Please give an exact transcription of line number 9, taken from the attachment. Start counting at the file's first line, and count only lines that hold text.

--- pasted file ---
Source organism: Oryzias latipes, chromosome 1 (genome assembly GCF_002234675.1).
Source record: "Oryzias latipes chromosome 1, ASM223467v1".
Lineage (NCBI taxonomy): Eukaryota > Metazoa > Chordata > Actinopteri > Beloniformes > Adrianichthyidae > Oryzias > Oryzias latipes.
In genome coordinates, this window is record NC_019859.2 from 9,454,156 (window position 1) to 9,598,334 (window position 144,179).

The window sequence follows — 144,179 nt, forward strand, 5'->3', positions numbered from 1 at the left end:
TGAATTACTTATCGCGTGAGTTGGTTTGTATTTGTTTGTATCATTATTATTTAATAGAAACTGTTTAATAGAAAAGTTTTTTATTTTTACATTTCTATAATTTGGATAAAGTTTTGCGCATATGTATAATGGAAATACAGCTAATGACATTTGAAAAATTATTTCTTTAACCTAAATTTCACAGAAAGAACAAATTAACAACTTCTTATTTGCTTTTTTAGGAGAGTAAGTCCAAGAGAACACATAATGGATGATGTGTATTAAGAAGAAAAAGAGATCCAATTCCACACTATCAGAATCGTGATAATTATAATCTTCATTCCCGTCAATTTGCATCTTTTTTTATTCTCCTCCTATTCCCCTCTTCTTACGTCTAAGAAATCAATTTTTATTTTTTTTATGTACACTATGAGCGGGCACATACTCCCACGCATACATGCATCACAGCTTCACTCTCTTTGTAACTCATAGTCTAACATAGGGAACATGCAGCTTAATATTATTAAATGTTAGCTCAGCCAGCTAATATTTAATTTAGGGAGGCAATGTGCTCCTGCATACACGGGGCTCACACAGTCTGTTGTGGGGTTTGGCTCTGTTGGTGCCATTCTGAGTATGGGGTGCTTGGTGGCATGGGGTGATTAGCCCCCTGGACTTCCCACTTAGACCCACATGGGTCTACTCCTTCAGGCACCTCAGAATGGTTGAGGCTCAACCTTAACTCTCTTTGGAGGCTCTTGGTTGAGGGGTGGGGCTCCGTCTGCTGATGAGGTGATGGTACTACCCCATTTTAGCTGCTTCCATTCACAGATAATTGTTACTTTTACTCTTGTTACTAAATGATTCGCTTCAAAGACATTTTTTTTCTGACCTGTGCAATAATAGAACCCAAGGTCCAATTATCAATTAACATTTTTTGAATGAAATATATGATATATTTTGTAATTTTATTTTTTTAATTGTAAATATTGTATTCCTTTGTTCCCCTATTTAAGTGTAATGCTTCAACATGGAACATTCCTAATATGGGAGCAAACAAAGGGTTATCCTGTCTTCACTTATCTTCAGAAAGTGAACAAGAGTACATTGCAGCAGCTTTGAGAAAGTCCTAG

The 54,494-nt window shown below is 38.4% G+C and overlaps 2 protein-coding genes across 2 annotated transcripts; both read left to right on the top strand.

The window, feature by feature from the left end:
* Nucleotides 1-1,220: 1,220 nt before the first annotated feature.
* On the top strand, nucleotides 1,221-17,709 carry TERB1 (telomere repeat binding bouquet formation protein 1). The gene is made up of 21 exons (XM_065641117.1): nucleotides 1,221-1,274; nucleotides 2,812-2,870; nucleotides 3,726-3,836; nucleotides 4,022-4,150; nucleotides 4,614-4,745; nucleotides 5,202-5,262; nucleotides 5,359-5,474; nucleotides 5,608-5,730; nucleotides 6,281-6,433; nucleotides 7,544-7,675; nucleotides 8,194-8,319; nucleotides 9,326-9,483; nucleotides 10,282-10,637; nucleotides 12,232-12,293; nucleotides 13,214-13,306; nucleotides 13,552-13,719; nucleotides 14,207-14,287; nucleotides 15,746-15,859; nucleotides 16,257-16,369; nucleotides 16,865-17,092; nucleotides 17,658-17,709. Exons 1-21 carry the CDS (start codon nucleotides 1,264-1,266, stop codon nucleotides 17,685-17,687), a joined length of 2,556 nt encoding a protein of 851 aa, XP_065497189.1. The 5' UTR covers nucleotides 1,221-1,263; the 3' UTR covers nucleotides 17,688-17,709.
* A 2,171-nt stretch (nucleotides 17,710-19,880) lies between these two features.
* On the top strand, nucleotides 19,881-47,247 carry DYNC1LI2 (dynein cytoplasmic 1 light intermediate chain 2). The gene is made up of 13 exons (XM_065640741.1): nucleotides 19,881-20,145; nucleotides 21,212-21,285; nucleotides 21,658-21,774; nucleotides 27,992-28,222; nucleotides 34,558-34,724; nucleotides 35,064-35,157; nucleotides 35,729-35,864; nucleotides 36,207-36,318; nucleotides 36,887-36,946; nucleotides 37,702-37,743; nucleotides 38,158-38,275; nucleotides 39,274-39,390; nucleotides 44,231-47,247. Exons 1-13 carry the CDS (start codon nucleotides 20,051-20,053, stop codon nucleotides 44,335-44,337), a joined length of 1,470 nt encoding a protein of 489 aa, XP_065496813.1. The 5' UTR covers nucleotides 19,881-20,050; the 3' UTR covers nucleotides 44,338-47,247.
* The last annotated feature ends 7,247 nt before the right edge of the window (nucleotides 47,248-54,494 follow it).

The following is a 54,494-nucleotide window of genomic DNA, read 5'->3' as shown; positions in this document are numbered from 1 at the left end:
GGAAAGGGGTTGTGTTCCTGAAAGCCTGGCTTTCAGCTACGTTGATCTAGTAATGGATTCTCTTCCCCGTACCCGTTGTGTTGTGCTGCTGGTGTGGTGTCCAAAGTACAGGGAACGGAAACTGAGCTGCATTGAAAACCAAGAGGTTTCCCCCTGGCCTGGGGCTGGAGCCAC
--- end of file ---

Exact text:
* Nucleotides 1-1,220: 1,220 nt before the first annotated feature.